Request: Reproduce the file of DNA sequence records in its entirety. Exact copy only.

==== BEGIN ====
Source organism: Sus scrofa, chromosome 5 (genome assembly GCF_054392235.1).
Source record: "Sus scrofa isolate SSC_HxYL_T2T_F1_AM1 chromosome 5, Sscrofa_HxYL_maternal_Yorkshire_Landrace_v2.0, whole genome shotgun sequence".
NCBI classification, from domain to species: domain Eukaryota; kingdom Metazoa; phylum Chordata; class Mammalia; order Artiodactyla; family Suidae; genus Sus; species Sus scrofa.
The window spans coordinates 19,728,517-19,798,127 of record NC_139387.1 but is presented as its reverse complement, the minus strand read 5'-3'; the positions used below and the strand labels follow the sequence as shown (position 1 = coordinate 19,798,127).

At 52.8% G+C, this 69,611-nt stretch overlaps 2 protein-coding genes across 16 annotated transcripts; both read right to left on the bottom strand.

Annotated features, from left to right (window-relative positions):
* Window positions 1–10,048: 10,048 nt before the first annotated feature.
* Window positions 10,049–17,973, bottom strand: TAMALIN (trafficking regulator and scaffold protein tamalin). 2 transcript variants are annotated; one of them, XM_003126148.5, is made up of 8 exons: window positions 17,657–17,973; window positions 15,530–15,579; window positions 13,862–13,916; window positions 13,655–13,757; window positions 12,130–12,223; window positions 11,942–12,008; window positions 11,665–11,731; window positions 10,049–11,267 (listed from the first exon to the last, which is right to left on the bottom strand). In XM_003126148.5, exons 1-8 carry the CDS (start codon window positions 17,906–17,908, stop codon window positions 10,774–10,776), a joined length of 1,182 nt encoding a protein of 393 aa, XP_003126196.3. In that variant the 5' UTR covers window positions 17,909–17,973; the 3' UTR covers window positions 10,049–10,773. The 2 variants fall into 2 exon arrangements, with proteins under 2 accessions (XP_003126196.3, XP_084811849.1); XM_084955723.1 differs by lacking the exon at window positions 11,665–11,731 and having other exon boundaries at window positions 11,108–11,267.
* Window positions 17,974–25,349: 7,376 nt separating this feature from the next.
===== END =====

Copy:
Source organism: Sus scrofa, chromosome 5 (genome assembly GCF_054392235.1).
Source record: "Sus scrofa isolate SSC_HxYL_T2T_F1_AM1 chromosome 5, Sscrofa_HxYL_maternal_Yorkshire_Landrace_v2.0, whole genome shotgun sequence".
NCBI classification, from domain to species: domain Eukaryota; kingdom Metazoa; phylum Chordata; class Mammalia; order Artiodactyla; family Suidae; genus Sus; species Sus scrofa.
The window spans coordinates 19,728,517-19,798,127 of record NC_139387.1 but is presented as its reverse complement, the minus strand read 5'-3'; the positions used below and the strand labels follow the sequence as shown (position 1 = coordinate 19,798,127).

At 52.8% G+C, this 69,611-nt stretch overlaps 2 protein-coding genes across 16 annotated transcripts; both read right to left on the bottom strand.

Annotated features, from left to right (window-relative positions):
* Window positions 1–10,048: 10,048 nt before the first annotated feature.
* Window positions 10,049–17,973, bottom strand: TAMALIN (trafficking regulator and scaffold protein tamalin). 2 transcript variants are annotated; one of them, XM_003126148.5, is made up of 8 exons: window positions 17,657–17,973; window positions 15,530–15,579; window positions 13,862–13,916; window positions 13,655–13,757; window positions 12,130–12,223; window positions 11,942–12,008; window positions 11,665–11,731; window positions 10,049–11,267 (listed from the first exon to the last, which is right to left on the bottom strand). In XM_003126148.5, exons 1-8 carry the CDS (start codon window positions 17,906–17,908, stop codon window positions 10,774–10,776), a joined length of 1,182 nt encoding a protein of 393 aa, XP_003126196.3. In that variant the 5' UTR covers window positions 17,909–17,973; the 3' UTR covers window positions 10,049–10,773. The 2 variants fall into 2 exon arrangements, with proteins under 2 accessions (XP_003126196.3, XP_084811849.1); XM_084955723.1 differs by lacking the exon at window positions 11,665–11,731 and having other exon boundaries at window positions 11,108–11,267.
* Window positions 17,974–25,349: 7,376 nt separating this feature from the next.